The Mini CD is frequently used for audio CD singles; an 80mm disk and will hold 24 minutes of music or 210MB of data. There is a low density version that holds 18 minutes or 155MB in addition to other formats. Created, but not readily available, is an 80mm enhanced density version holding 34 minutes or 300MB. There are two ways in which Mini CD duplication manufacturing is done. First, is a one step injection molded process that is shaped to its finished size. Data is imprinted on the disk just as with full size CDs. The second method of replication involves machine cutting regular sized CDs down to the proper size for Mini’s.
Compatibility wise, the mini CD will fit into the smaller well in all tray loading CD players available for purchase since the mid nineties. Upon introduction to the United States the Mini CD was referred to as CD3. Unfortunately we didn’t catch on right away; and though we did finally start making CD players with dual wells (mid 1990’s) it was too late for the record labels. Mini CDs had been discontinued.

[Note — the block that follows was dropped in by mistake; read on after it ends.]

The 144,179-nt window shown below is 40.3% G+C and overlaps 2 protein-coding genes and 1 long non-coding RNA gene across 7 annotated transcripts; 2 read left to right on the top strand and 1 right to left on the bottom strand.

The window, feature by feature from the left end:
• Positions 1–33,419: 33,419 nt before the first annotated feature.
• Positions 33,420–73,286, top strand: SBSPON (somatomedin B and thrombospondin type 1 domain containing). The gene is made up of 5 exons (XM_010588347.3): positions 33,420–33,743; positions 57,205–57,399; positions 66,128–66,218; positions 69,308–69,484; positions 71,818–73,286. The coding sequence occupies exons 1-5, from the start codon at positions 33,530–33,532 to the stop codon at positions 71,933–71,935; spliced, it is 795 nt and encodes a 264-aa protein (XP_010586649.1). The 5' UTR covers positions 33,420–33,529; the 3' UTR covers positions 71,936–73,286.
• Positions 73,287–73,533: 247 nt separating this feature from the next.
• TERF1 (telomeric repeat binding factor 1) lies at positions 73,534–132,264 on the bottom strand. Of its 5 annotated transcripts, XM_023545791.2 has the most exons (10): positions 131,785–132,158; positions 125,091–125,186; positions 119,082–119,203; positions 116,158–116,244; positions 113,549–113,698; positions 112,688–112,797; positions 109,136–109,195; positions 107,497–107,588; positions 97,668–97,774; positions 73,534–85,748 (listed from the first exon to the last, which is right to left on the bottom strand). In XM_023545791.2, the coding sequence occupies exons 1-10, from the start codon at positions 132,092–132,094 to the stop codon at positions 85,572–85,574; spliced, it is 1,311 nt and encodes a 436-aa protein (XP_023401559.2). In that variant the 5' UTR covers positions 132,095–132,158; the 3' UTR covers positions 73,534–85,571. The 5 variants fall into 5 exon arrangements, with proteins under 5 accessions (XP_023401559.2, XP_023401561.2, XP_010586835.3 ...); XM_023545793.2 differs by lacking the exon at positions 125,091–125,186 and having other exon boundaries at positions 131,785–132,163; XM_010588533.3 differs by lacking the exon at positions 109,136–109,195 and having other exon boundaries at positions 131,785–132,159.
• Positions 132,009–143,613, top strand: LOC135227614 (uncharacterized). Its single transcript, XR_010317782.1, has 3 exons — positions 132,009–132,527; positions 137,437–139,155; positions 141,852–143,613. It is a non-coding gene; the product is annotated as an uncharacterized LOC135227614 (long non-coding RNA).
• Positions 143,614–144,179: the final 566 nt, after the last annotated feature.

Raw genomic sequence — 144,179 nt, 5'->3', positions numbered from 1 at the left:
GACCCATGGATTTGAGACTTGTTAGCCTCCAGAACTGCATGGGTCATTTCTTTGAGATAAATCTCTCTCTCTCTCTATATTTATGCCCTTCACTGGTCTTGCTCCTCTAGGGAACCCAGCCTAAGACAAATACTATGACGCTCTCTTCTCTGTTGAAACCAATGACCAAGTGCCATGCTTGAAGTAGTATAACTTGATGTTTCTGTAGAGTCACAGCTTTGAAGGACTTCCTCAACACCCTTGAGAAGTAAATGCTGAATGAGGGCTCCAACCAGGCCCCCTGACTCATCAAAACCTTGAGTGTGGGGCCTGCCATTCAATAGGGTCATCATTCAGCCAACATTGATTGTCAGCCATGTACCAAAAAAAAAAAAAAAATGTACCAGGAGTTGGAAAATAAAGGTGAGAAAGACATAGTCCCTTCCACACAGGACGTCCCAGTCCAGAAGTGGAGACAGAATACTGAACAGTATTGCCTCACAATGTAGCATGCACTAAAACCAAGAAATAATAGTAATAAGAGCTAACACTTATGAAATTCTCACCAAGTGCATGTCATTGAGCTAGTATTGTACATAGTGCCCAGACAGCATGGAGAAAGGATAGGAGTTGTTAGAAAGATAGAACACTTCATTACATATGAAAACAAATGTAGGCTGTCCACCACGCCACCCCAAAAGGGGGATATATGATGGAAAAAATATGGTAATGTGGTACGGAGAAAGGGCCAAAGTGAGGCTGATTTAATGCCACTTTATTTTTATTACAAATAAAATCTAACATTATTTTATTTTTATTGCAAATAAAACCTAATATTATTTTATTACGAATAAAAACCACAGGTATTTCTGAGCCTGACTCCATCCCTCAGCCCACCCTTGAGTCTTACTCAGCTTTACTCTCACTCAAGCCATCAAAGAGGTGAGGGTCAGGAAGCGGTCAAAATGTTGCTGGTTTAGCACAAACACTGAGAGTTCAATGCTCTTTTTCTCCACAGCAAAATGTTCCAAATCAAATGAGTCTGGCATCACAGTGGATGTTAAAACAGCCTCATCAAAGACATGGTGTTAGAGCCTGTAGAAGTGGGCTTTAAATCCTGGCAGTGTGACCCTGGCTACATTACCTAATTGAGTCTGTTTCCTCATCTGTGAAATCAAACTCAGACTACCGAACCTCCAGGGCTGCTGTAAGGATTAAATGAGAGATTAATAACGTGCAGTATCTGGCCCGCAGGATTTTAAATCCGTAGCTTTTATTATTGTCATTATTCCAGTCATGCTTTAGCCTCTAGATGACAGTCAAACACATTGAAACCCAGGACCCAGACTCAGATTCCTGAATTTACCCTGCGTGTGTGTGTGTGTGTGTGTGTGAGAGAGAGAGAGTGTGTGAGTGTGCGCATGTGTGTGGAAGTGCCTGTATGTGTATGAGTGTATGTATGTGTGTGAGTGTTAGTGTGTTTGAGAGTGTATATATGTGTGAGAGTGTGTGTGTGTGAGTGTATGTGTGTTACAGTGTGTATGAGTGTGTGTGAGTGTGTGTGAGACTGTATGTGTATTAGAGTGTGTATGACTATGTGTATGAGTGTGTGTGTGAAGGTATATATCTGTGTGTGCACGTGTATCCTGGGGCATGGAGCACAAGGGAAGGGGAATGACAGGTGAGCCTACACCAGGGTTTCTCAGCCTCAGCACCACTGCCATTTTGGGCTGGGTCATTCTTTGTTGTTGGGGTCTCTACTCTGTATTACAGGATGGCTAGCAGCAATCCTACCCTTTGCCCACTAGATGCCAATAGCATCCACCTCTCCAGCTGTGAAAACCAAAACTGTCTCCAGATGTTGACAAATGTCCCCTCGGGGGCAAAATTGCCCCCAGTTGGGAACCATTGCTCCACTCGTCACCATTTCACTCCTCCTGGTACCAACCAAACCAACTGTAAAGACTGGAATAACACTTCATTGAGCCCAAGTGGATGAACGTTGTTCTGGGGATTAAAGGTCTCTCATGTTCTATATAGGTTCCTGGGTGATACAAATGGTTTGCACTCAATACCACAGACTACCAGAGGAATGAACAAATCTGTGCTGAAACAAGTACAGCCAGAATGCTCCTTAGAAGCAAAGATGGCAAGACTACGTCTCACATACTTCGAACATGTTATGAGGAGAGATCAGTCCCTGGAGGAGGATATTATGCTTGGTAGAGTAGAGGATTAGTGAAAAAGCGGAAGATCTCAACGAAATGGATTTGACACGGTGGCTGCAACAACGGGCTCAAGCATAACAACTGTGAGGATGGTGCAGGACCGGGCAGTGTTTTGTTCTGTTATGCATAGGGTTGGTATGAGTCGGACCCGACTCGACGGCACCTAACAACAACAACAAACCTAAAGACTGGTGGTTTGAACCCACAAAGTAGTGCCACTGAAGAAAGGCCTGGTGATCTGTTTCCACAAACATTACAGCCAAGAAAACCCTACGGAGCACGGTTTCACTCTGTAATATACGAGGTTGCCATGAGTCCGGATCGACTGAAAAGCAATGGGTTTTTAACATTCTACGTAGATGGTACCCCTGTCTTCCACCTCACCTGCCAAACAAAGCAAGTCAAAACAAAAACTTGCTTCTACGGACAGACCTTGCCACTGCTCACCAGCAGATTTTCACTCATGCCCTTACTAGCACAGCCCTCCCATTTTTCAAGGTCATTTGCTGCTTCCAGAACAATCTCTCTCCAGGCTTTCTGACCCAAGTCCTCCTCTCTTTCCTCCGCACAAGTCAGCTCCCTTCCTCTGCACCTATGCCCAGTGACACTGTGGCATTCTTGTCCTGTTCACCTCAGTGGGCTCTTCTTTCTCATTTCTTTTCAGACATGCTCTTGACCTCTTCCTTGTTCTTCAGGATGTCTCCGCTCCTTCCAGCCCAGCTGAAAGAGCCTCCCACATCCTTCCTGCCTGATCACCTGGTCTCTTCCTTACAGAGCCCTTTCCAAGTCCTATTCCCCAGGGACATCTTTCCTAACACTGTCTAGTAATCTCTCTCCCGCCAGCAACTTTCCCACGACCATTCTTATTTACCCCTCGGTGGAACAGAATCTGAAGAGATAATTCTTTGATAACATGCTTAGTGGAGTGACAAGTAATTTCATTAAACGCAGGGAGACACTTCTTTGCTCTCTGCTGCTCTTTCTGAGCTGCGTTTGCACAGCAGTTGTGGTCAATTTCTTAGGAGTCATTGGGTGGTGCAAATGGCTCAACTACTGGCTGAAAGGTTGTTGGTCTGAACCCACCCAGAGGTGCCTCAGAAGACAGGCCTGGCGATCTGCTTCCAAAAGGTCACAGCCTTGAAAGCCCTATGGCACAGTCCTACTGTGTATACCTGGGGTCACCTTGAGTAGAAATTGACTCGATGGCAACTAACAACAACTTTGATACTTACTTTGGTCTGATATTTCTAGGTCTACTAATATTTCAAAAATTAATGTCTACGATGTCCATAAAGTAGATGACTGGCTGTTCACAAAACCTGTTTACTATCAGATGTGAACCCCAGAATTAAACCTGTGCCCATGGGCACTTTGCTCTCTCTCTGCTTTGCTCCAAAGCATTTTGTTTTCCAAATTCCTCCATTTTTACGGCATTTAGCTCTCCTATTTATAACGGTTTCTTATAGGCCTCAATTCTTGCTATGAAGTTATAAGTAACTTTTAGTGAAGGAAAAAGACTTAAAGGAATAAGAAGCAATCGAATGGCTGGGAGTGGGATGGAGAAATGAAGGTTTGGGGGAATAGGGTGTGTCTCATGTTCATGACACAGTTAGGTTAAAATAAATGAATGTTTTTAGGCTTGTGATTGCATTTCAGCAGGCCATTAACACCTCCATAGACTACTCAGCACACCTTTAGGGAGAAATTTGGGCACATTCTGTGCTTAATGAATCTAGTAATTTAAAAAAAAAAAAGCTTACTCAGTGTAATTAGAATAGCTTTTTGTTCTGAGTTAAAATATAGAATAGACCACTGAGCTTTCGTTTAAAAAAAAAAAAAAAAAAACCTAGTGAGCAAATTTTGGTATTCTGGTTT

The Sony D-88, in 1990, was the first Mini CD player referred to as a shirt pocket player. Although normal size players can be used with these CDs the pocket players were created for portability reasons. Compaq iPaq PM-1, and Memorex 8081 are some other Brands. Sony Mavica, Imation RipGo, and Sony Photo Vault are several Mini CD burners on the market, each having their own pros and cons. Mini CD’s… how cute is that?